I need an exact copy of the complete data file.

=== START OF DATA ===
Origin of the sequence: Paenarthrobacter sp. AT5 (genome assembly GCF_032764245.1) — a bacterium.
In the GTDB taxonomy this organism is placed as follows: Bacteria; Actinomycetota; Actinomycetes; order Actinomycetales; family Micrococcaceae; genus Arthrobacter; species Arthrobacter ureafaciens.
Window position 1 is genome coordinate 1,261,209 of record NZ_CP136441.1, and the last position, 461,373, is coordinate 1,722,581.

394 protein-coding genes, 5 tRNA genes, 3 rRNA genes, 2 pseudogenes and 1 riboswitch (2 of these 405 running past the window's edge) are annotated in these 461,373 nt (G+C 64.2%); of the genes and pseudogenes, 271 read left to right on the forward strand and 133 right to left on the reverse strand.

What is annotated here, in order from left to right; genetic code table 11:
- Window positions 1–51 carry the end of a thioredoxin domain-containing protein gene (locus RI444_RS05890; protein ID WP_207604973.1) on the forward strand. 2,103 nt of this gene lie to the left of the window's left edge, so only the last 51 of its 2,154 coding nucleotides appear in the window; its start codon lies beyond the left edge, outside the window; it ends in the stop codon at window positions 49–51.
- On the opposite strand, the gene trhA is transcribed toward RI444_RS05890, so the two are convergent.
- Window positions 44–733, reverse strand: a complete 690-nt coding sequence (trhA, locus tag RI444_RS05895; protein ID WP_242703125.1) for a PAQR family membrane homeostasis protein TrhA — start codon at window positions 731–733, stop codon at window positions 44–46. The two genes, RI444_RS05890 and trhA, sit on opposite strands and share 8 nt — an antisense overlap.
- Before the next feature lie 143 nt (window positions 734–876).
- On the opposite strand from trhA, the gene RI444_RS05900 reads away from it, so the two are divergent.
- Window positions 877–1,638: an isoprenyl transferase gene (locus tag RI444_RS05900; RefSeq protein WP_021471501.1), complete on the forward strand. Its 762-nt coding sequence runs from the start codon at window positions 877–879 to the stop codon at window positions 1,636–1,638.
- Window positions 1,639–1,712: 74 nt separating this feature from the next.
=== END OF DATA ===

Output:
Origin of the sequence: Paenarthrobacter sp. AT5 (genome assembly GCF_032764245.1) — a bacterium.
In the GTDB taxonomy this organism is placed as follows: Bacteria; Actinomycetota; Actinomycetes; order Actinomycetales; family Micrococcaceae; genus Arthrobacter; species Arthrobacter ureafaciens.
Window position 1 is genome coordinate 1,261,209 of record NZ_CP136441.1, and the last position, 461,373, is coordinate 1,722,581.

394 protein-coding genes, 5 tRNA genes, 3 rRNA genes, 2 pseudogenes and 1 riboswitch (2 of these 405 running past the window's edge) are annotated in these 461,373 nt (G+C 64.2%); of the genes and pseudogenes, 271 read left to right on the forward strand and 133 right to left on the reverse strand.

What is annotated here, in order from left to right; genetic code table 11:
- Window positions 1–51 carry the end of a thioredoxin domain-containing protein gene (locus RI444_RS05890; protein ID WP_207604973.1) on the forward strand. 2,103 nt of this gene lie to the left of the window's left edge, so only the last 51 of its 2,154 coding nucleotides appear in the window; its start codon lies beyond the left edge, outside the window; it ends in the stop codon at window positions 49–51.
- On the opposite strand, the gene trhA is transcribed toward RI444_RS05890, so the two are convergent.
- Window positions 44–733, reverse strand: a complete 690-nt coding sequence (trhA, locus tag RI444_RS05895; protein ID WP_242703125.1) for a PAQR family membrane homeostasis protein TrhA — start codon at window positions 731–733, stop codon at window positions 44–46. The two genes, RI444_RS05890 and trhA, sit on opposite strands and share 8 nt — an antisense overlap.
- Before the next feature lie 143 nt (window positions 734–876).
- On the opposite strand from trhA, the gene RI444_RS05900 reads away from it, so the two are divergent.
- Window positions 877–1,638: an isoprenyl transferase gene (locus tag RI444_RS05900; RefSeq protein WP_021471501.1), complete on the forward strand. Its 762-nt coding sequence runs from the start codon at window positions 877–879 to the stop codon at window positions 1,636–1,638.
- Window positions 1,639–1,712: 74 nt separating this feature from the next.